NTSB Identification: SEA07IA019.
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Incident occurred Thursday, November 16, 2006 in Seattle, WA
Probable Cause Approval Date: 12/20/2007
Aircraft: Cessna 172, registration: N9522S
Injuries: 2 Uninjured.

NTSB investigators used data provided by various sources and may not have traveled in support of this investigation to prepare this aircraft incident report.

While on a VFR straight-in approach in a Cessna 172, the flight instructor and her student were advised by the tower that a heavy Boeing 747, which was behind and above the 172, was executing a visual approach to an upwind parallel runway. Although the 747 crew did not have the 172 in sight, the flight instructor in the 172 spotted the 747 soon after being advised of its presence by the tower. The instructor maintained visual contact with the descending 747, and as the 747 neared a point where it would pass the 172, the instructor elected to continue the VFR approach at about the same altitude and on the same course as before. The instructor then watched as the still-descending 747 passed upwind of the 172 at a slightly higher altitude than the 172 was at. When the 747 reached a point about one-quarter mile in front of the 172, the 172 encountered the wake vortices from the 747, and immediately departed controlled flight. Recovery was completed about 150 feet above the terrain. At the time that the 747 passed the 172, the instructor was aware that there was a nine knot wind blowing almost directly across the parallel flight paths of the two aircraft, and although the instructor had requested a low approach at the runway, the instructor did not take evasive action when the 747 passed the 172 while on approach.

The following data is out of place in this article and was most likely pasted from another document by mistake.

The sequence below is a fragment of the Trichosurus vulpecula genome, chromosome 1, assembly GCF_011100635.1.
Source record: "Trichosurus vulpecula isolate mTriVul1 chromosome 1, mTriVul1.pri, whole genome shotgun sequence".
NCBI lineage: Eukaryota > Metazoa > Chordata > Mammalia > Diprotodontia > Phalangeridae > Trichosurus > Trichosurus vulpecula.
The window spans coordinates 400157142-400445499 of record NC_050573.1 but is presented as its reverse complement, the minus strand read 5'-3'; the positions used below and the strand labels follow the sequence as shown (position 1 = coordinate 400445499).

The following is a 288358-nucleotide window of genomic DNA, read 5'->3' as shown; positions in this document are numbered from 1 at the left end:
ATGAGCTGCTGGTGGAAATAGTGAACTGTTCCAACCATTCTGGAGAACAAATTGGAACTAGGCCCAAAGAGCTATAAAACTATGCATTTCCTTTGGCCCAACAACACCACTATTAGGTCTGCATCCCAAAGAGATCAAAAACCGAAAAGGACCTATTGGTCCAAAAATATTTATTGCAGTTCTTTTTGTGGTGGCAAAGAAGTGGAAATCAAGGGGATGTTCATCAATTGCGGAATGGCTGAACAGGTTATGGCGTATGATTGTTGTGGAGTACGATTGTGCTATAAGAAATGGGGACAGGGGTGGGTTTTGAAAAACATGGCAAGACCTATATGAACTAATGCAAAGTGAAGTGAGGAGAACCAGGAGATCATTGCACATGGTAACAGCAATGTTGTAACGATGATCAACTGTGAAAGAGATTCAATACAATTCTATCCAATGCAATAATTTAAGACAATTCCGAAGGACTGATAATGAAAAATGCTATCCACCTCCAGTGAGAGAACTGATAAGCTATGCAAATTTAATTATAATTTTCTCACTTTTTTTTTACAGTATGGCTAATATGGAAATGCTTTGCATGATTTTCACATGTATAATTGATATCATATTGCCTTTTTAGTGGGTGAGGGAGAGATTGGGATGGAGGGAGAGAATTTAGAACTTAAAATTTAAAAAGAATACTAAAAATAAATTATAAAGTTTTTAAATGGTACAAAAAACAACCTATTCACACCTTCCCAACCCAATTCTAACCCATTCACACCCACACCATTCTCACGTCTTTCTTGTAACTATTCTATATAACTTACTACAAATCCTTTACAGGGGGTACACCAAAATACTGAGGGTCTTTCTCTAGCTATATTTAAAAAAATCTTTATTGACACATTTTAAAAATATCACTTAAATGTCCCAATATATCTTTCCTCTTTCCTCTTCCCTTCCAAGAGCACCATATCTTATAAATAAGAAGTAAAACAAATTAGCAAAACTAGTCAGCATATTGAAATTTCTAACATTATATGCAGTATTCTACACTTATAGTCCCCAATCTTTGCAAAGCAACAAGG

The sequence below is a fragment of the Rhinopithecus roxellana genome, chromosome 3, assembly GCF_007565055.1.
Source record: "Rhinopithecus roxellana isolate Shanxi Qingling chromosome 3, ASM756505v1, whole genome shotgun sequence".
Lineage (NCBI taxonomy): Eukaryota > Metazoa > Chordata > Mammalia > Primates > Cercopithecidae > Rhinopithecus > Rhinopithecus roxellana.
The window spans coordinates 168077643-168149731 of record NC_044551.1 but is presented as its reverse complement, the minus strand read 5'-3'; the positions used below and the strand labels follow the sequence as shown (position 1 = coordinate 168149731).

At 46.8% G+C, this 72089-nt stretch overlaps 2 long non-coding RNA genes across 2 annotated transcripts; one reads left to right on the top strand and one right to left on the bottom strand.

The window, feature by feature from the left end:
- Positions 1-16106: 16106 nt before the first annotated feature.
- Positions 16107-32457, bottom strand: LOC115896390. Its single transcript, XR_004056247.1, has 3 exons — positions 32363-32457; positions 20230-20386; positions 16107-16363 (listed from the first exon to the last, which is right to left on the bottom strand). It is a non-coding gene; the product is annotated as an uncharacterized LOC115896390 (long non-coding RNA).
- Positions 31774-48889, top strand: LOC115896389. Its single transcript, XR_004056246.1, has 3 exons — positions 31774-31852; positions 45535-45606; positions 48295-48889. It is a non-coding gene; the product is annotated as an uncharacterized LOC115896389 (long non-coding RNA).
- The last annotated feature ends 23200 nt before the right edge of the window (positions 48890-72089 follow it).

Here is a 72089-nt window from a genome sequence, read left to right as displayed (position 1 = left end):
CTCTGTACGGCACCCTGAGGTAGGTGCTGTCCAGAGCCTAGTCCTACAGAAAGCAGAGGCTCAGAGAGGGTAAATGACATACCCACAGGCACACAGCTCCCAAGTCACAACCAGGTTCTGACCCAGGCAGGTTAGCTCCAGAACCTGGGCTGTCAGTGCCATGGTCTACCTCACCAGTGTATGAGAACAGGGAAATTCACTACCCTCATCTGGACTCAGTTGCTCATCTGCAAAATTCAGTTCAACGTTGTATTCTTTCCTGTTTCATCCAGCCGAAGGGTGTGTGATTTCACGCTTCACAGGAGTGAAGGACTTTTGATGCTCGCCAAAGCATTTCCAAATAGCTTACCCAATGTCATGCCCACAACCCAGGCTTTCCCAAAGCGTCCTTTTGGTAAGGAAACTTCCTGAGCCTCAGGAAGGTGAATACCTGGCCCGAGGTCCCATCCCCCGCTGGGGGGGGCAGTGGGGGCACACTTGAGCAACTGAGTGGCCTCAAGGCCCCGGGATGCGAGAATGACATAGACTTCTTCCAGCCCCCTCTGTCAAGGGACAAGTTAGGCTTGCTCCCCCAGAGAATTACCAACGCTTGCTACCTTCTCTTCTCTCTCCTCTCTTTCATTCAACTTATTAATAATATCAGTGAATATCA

The National Transportation Safety Board determines the probable cause(s) of this incident to be:

The instructor pilot's improper in-flight decision not to take evasive action as a heavy aircraft passed by while on an upwind parallel approach path to an adjacent runway, leading to a wake vortices encounter. Factors include a nearly direct crosswind blowing from the heavy aircraft toward the incident aircraft.

Full narrative available

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